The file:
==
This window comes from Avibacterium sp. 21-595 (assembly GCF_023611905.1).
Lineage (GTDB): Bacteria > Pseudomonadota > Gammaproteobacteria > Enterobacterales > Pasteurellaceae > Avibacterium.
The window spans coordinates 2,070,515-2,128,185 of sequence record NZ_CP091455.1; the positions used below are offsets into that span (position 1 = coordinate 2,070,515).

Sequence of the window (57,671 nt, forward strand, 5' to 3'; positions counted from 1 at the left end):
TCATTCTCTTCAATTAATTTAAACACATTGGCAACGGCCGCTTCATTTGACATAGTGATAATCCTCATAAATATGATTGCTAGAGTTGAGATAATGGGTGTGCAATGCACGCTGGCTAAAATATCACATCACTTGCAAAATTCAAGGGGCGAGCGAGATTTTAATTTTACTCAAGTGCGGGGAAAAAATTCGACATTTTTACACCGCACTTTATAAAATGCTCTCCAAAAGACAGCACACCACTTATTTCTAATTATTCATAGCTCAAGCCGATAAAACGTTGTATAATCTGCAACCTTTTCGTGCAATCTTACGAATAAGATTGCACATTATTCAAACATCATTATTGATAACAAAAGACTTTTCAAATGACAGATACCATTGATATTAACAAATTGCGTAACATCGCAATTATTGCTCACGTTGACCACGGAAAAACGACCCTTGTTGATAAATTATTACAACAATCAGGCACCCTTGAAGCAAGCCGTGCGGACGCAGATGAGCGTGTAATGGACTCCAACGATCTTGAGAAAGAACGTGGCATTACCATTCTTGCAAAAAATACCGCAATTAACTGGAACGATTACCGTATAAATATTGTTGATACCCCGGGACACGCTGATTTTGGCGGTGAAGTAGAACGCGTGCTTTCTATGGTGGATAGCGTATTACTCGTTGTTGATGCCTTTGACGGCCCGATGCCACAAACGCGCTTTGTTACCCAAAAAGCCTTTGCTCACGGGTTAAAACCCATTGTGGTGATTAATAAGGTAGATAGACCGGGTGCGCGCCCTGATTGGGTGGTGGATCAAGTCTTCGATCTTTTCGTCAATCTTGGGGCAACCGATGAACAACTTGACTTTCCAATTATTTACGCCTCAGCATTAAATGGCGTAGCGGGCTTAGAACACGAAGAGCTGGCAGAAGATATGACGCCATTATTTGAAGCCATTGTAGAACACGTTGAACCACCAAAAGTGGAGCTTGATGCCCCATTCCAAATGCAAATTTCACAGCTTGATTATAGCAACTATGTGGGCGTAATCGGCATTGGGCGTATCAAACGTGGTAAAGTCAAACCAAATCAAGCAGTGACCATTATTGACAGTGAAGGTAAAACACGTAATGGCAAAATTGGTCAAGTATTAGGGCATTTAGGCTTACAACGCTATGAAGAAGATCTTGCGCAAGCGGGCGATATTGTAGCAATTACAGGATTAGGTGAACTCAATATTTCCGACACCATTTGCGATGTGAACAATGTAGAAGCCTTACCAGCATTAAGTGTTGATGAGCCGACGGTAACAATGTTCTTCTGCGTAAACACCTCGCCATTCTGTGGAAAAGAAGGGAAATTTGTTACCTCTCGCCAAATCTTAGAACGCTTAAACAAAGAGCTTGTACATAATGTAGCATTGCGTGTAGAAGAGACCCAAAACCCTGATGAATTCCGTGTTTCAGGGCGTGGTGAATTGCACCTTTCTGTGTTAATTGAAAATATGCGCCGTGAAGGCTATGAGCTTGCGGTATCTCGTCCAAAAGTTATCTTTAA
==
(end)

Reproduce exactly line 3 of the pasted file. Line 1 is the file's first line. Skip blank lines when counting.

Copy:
The window spans coordinates 2,070,515-2,128,185 of sequence record NZ_CP091455.1; the positions used below are offsets into that span (position 1 = coordinate 2,070,515).